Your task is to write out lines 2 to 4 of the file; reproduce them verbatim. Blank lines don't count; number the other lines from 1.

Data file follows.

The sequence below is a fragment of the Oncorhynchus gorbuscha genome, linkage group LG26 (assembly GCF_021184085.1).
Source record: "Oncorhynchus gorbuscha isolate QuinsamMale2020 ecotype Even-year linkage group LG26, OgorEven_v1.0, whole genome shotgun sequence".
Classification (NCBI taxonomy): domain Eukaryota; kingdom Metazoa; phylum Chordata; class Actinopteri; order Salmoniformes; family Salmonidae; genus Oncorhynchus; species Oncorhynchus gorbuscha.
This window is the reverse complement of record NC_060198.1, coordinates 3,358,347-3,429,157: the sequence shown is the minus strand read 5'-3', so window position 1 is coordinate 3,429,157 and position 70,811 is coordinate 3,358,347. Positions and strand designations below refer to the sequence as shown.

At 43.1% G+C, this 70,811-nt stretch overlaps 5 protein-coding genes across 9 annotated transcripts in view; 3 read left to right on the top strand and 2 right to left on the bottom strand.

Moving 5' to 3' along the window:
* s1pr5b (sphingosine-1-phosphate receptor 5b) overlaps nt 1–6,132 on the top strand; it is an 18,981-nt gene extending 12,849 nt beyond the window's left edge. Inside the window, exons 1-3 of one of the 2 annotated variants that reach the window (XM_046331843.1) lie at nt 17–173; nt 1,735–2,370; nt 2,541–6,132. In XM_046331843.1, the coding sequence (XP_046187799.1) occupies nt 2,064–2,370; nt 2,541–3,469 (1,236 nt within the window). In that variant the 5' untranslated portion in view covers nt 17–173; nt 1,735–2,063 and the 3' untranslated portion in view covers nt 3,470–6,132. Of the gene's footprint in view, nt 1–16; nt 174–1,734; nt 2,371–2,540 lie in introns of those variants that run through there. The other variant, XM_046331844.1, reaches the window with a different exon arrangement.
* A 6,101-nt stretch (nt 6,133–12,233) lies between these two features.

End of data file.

Source record: "Oncorhynchus gorbuscha isolate QuinsamMale2020 ecotype Even-year linkage group LG26, OgorEven_v1.0, whole genome shotgun sequence".
Classification (NCBI taxonomy): domain Eukaryota; kingdom Metazoa; phylum Chordata; class Actinopteri; order Salmoniformes; family Salmonidae; genus Oncorhynchus; species Oncorhynchus gorbuscha.
This window is the reverse complement of record NC_060198.1, coordinates 3,358,347-3,429,157: the sequence shown is the minus strand read 5'-3', so window position 1 is coordinate 3,429,157 and position 70,811 is coordinate 3,358,347. Positions and strand designations below refer to the sequence as shown.